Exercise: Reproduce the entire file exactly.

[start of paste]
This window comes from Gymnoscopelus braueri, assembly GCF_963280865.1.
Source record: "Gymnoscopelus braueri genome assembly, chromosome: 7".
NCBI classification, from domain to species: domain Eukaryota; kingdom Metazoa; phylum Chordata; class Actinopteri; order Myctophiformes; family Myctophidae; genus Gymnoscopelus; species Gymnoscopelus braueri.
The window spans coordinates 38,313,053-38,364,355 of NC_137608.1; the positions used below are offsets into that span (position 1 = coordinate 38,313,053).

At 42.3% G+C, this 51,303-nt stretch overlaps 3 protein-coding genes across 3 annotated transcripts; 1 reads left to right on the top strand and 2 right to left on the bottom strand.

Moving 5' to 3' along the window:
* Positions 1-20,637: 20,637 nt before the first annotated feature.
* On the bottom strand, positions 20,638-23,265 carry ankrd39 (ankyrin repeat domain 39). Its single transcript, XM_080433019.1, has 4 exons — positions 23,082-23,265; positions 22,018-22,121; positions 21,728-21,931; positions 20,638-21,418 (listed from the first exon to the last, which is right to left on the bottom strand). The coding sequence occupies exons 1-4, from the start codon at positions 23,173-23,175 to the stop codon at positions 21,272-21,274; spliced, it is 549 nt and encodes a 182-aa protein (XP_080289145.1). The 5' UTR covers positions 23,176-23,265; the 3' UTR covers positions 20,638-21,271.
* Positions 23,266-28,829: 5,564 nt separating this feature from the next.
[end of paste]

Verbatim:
This window comes from Gymnoscopelus braueri, assembly GCF_963280865.1.
Source record: "Gymnoscopelus braueri genome assembly, chromosome: 7".
NCBI classification, from domain to species: domain Eukaryota; kingdom Metazoa; phylum Chordata; class Actinopteri; order Myctophiformes; family Myctophidae; genus Gymnoscopelus; species Gymnoscopelus braueri.
The window spans coordinates 38,313,053-38,364,355 of NC_137608.1; the positions used below are offsets into that span (position 1 = coordinate 38,313,053).

At 42.3% G+C, this 51,303-nt stretch overlaps 3 protein-coding genes across 3 annotated transcripts; 1 reads left to right on the top strand and 2 right to left on the bottom strand.

Moving 5' to 3' along the window:
* Positions 1-20,637: 20,637 nt before the first annotated feature.
* On the bottom strand, positions 20,638-23,265 carry ankrd39 (ankyrin repeat domain 39). Its single transcript, XM_080433019.1, has 4 exons — positions 23,082-23,265; positions 22,018-22,121; positions 21,728-21,931; positions 20,638-21,418 (listed from the first exon to the last, which is right to left on the bottom strand). The coding sequence occupies exons 1-4, from the start codon at positions 23,173-23,175 to the stop codon at positions 21,272-21,274; spliced, it is 549 nt and encodes a 182-aa protein (XP_080289145.1). The 5' UTR covers positions 23,176-23,265; the 3' UTR covers positions 20,638-21,271.
* Positions 23,266-28,829: 5,564 nt separating this feature from the next.